|Sava River Gorge Part 1 by Misko Kranjec|
|Sava River Gorge In the Rain
The weather last Friday's afternoon was plain awful. The rain, sometimes just drizzle and sometimes proper downpour, was coming and passing in the waves and the gray, low lingering clouds were creeping across the sky, driven by the warm southwest wind, bringing along the loads of water from the still warm Adriatic Sea (65F at present), pumping up the humidity, and shrouding the surrounding hills with the patches of fog.
Working at home on some boring project and watching this scene through the window whole morning long, at the end I couldn't resist this challenge anymore. With the sharp and resolute move I pushed the mouse aside, switched off the monitor, grabbed the rucksack with my camera gear, checked the batteries and the memory cards, and fetched the anorak and the steel toe shoes from the closet. It was already 1 p.m. and I knew there wasn't much daylight left for me, yet I decided to go and reach at least the beginning of the Sava River gorge before the dark. Of course I could go no further than to the outskirts of the town, perhaps just to the Ljubljana - Zalog freight yard, and shoot the trains on the open against the cloudy sky, but I wanted more - to add a bit of more dynamic scenery to enhance the somber mood created by the weather.
My goal was Zagorje (pron. Za-gor-yeh), the first station inside the gorge, where I could stay well into the darker rest of the day. I certainly wasn't enthusiastic to climb up the steep and slippery slopes above the tracks in the dark and/or thread through the thick and wet shrubbery, and even less to walk the twisting tracks with the little clearance into the dark and desolate canyon. Besides, in the case of a heavy rain the station or the adjacent bar would offer me the place to shelter and dry my gear between the trains, as well as some liquid, 40% strong medicine to keep any cold at bay.
In no time I was on my way, fortunately way ahead of the Friday afternoon rush hour when I would need at least an hour and half to get out of the town (Mind you, Ljubljana is a small town, counting barely 250,000 souls, not a million, but every working day over 120,000 cars rides in and out of the city with the commuters from the surrounding places, and the streets are jam packed with the creeping cars). However, before I reached Zagorje, driving along the road paralleling the tracks, I was stopped three times by the blinking red lights and the automatic gates, lowering just in front of my car, and three times the same scene repeated - I quickly pulled off the road, hastily grabbed camera from the rear seat, jumped off the car, and rushed toward the tracks, leaving the motorists behind me wondering what kind of nut I am. 30 seconds between the moment when the gates start to go down and the moment when the train passes by don't give you much time to find the proper position and set the camera, and much less to worry what the folks seating in dry inside of their cars think about you.
When I finally reached Zagorje I found there a nice and very helpful station master, Bogdan Pesko, who kept me informed all the time about the train movements, and the number of them was not small - 18 trains in less than 3 hours. OK, I missed few of them, standing on the road overpass and waiting for the train from one direction, while another train came from the opposite side, and I just couldn't cross the road with the dense traffic. Anyhow, I managed to get some of the trains while it was still light enough to capture the surrounding hills with those desired fog patches crawling along their slopes, but this didn't last long. Already low clouds were closing the valley, the night was approaching fast, and soon I had to retreat into the realm of the station lights if I wanted to continue shooting.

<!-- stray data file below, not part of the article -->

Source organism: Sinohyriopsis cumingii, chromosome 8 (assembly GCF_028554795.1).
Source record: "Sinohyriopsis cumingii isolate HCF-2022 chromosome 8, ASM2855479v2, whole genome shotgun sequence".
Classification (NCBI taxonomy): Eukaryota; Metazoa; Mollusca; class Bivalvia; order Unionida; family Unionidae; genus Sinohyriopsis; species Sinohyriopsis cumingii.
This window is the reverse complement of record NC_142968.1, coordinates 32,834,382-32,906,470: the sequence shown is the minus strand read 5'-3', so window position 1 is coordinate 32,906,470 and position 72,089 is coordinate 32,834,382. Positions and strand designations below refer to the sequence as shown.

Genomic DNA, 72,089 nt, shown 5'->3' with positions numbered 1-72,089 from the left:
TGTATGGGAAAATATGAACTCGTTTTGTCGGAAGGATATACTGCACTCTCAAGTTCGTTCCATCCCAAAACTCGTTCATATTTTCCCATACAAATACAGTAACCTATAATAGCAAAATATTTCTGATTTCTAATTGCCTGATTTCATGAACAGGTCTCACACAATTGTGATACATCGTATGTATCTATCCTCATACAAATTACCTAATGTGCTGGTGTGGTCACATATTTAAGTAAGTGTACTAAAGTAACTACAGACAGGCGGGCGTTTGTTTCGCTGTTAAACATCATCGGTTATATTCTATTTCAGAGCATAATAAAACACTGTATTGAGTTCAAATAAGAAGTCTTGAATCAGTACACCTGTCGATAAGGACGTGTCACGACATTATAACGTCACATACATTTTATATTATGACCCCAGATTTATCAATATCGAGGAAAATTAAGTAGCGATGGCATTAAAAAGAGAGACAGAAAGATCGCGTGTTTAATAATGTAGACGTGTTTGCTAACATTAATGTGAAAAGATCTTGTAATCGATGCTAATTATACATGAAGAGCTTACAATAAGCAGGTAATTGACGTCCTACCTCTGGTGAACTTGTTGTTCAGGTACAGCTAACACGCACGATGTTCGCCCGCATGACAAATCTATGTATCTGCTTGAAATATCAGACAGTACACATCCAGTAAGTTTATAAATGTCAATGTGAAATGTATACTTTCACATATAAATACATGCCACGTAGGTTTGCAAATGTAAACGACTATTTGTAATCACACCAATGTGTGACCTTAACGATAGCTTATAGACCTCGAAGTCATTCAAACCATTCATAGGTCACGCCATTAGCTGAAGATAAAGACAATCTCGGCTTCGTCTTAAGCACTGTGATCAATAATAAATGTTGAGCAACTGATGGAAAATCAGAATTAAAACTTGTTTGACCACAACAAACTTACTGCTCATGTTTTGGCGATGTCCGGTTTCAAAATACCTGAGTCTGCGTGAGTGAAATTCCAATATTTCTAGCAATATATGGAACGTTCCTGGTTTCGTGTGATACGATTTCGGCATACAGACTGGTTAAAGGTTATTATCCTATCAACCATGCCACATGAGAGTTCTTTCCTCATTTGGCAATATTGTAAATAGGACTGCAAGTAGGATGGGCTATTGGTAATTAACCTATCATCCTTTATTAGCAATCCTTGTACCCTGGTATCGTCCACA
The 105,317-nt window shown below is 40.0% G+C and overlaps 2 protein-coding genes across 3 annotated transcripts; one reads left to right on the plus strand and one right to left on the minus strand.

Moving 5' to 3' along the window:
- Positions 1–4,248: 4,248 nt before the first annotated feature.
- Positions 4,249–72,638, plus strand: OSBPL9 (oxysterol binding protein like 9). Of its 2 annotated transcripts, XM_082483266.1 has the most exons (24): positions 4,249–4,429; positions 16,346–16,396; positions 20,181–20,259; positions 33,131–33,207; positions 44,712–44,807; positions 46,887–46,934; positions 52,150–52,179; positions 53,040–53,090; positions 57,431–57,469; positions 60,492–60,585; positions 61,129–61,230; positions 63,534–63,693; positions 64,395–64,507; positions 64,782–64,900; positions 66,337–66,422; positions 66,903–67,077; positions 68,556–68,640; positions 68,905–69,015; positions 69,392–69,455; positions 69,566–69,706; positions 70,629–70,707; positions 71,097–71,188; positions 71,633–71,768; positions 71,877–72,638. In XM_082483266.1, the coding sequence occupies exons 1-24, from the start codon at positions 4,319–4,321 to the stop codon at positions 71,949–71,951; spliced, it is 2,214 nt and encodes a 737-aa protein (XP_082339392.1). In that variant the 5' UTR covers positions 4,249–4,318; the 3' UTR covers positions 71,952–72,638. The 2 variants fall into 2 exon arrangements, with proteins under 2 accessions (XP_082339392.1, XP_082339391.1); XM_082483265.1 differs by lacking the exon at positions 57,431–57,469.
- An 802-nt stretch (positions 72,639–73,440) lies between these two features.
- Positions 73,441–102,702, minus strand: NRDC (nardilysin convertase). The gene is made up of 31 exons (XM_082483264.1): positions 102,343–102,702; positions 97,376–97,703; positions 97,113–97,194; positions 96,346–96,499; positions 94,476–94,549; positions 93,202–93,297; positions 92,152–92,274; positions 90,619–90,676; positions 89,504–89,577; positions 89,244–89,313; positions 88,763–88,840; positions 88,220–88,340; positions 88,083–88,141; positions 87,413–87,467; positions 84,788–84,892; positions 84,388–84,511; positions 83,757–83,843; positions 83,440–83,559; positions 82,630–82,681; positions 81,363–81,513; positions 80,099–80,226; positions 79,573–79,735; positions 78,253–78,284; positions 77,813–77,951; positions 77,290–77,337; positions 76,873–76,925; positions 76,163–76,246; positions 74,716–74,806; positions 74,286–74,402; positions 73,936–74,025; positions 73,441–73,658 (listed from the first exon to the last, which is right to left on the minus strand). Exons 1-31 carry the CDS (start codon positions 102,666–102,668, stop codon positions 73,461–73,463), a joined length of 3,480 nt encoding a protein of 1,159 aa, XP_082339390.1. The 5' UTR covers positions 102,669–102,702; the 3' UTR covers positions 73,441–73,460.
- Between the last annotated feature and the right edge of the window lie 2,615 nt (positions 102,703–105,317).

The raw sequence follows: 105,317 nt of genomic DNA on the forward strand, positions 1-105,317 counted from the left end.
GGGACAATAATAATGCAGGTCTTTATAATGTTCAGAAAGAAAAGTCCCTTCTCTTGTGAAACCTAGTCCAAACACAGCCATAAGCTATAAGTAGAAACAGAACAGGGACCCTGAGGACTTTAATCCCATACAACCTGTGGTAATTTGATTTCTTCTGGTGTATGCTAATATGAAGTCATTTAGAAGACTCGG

Of course, with the shutter speeds set between 1/20 and 1/8 sec even at ISO 3,200, one cannot count on much success photographing the moving trains, even if passing by at the restricted speed of 45 mph. Fortunately some of them stop there, and even if these are foremost the ubiquitous Siemens Desiros running up and down the line almost in the light-rail manner (and about that much interesting), they gave me the opportunity for few additional shots. Of course, there were also the passengers, the stationmaster, the bar, and the details, all giving me chance and the reason to lengthen my stay somewhat.
However, after departure of the express train IC502 Pohorje, with the stop to short to reach the head end of the 10 coaches-long train and get the photo of the whole train together with the engine, what remained to photograph were few more Desiros, not attractive enough to keep me there. Everything else, the expresses and the freights, were just dashing through. Still, if it wouldn't start to rain heavily again, and if at home it wouldn't wait for me the pushed aside, far from finished project with the fast approaching deadline, I would set my camera on the tripod and get some photos with those light streaks past the depot (Do I hear my alter ego shouting in my ear: "No, not that cliché!"...). Thus I decided rather to leave this for another wet but less rainy evening, dried the camera and the lenses as much as I could, threw the wet parka and the cap into the trunk, and drove home.
|Go To Part 2|